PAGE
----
Sage's Stray Thoughts 10



I comment on a ton of superhero books on Jumping in Headfirst because in all honesty, that's where my heart is.  I love the complexity of Marvel and DC's ever-growing, ever-evolving patchwork universes.   Some people describe them as a "pain" to keep up with, but not for me.   I grew up reading superhero comics, so as Bane once put it: "you merely adopted cape comics, I was born in them."


Plus I never bought into the "Alan Moore narrative" that all post-Watchmen superhero comics have to suck, or that they don't have anything to teach us.  They can still inspire us to do, and be more than we are, when we let them.  Just as importantly, there's nothing stopping any creator who cares from creating stories that are just as compelling and as captivating as any independent story.

Still and all, despite my love for superhero titles...growing up I had a pretty extensive indie phase.  In my teenage years, I was obsessed with reading the "touchstones" of this subculture I had so immersed myself in, so much so that I kept a list of Wizard Magazine's 100 Greatest Graphic Novels and burned my way through as much of it as I could with the limited resources of a teenager.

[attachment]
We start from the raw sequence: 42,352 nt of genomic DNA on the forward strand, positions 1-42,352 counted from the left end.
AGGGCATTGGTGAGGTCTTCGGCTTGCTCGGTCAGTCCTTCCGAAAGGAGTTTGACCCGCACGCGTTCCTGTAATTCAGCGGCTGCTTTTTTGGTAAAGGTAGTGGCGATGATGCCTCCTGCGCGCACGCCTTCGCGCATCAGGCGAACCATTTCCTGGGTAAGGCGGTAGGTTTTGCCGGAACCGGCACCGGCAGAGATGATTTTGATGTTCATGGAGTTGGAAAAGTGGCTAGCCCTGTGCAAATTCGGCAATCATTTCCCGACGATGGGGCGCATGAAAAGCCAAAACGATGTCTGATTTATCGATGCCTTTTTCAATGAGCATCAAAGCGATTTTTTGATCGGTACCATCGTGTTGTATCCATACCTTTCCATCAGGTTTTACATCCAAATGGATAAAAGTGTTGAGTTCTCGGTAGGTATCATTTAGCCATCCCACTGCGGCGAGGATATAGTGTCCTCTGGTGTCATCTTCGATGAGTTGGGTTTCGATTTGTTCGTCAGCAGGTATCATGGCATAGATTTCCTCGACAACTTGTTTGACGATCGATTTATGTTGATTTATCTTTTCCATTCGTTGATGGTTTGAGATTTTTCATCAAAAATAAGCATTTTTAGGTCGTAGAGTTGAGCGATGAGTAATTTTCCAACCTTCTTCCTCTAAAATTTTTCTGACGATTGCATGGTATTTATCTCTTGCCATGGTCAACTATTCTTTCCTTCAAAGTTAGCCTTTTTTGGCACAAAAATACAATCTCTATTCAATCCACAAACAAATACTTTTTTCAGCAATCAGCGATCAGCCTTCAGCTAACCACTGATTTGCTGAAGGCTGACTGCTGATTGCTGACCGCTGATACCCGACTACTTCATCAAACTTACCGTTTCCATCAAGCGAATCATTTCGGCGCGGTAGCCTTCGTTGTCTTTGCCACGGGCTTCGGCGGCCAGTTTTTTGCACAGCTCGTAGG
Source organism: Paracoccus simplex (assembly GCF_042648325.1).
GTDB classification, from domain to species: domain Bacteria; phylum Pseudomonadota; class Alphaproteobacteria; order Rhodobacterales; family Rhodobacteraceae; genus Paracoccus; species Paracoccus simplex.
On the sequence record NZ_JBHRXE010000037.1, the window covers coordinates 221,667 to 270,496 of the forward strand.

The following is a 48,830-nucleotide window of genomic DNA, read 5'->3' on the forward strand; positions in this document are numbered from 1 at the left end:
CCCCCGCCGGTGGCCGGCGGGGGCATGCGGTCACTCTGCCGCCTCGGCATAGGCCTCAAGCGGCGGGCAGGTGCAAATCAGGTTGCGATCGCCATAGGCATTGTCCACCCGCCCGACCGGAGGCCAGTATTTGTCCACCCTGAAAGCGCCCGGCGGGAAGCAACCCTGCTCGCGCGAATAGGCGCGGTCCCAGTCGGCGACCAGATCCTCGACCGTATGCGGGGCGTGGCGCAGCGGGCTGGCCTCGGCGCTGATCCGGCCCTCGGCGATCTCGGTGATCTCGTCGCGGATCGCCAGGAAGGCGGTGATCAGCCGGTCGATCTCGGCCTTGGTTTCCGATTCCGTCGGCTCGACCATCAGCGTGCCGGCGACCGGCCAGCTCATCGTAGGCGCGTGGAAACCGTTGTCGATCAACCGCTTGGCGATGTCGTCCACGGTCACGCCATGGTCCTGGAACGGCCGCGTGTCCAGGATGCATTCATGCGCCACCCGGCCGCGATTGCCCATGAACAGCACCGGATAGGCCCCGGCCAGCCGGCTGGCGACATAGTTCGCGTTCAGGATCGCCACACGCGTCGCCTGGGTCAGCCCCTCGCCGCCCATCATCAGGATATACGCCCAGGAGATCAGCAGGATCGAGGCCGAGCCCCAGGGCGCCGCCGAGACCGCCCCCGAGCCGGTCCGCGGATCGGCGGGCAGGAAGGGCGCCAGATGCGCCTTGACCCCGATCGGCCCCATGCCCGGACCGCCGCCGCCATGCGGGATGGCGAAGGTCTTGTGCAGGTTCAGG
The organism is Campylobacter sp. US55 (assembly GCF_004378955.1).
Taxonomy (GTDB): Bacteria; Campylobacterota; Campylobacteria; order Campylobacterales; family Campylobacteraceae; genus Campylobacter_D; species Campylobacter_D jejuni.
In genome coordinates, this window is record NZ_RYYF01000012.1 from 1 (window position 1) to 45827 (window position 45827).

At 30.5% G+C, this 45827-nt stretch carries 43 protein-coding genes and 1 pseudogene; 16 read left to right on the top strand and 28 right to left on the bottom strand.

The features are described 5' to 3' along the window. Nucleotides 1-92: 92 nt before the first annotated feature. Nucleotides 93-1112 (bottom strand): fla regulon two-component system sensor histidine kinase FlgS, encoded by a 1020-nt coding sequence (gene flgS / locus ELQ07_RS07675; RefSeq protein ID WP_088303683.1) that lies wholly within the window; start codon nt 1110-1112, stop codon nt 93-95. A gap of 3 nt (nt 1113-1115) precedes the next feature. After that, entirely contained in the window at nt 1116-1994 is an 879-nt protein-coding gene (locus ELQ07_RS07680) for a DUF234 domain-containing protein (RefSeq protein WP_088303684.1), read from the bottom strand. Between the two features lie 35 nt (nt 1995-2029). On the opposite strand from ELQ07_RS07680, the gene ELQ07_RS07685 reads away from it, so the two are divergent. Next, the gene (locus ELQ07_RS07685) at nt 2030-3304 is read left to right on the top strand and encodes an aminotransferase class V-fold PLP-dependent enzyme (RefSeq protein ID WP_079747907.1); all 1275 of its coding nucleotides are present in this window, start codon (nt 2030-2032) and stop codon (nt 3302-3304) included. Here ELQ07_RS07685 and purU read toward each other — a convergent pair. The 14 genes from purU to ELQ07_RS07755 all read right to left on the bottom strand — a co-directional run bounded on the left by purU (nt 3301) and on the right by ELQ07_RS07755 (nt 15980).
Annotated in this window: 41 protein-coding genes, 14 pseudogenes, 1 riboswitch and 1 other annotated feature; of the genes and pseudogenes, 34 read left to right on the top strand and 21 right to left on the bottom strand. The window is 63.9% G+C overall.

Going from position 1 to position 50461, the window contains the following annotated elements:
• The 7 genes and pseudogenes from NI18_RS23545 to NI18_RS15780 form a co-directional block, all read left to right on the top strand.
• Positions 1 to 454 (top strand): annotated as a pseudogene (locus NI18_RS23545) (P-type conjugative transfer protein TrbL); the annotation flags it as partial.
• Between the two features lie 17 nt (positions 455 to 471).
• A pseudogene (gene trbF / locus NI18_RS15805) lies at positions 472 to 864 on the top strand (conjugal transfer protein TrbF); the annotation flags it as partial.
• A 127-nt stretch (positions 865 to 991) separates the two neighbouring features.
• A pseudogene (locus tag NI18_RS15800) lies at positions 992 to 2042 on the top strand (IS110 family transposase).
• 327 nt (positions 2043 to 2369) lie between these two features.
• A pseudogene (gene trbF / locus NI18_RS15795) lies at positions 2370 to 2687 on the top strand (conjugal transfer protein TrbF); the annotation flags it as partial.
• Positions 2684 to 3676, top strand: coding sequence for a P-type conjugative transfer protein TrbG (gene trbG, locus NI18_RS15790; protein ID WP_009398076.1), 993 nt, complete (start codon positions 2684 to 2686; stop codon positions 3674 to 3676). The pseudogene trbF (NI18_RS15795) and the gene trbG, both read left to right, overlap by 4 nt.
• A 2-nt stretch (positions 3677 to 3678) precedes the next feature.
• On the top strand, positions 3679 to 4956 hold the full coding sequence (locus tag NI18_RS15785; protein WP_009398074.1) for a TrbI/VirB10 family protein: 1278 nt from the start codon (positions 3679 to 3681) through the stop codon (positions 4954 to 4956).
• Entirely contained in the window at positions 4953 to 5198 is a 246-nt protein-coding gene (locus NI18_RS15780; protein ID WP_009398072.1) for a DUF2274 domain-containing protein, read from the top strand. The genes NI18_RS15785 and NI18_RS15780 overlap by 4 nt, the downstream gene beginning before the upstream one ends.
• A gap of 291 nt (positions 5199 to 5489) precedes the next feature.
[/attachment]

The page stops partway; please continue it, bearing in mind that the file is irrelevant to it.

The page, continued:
One of the first titles I ever read that didn't involve heroes was Garth Ennis' Preacher.   It was around 2002 and I was about fourteen years old, which means that my mother probably gave me way too much leeway as a kid because that wasn't something you should give to anyone under the age of 17.   It was crass; full of sexual undertones (and overtones!), blood, swearing, gore, swearing, and ultraviolence.  So of course, being an impressionable teenager, I excitedly burned through every single issue and gleefully looked for more with each one I finished.  Garth was a North Irishman who managed to take every single stereotype about the South and use them to craft an gripping story that took place over several years and dozens of issues, pissing off anyone even remotely conservative along the way.

Thinking back, it was really weird being from a super-Christian home and letting this atheist take the piss with my religion.   I mean, the dude seriously pulled no punches and basically shat all over everything I believed in, but I never stopped reading.  I wasn't trying to be rebellious--I still went to church every Sunday and read the bible every night.   I started out just wanting to experience one of these great, "critically acclaimed" books I'd heard so much about.   Honestly I was more pissed when they finally offed my favorite character (Cassidy) than anything else.

The second title I tried out was Neil Gaiman's Sandman.  A sublime seventy-five issue series that seemed to capture the essence of dream and nightmare and found a way to make the personifications of so many heady concepts relatable.    It began with the King of Dreams escaping from a cage that he'd been captured in for over seven centuries, now forced to adapt to the way the world had changed in his absence.  Basically the Captain America story without all the brightly-colored spandex.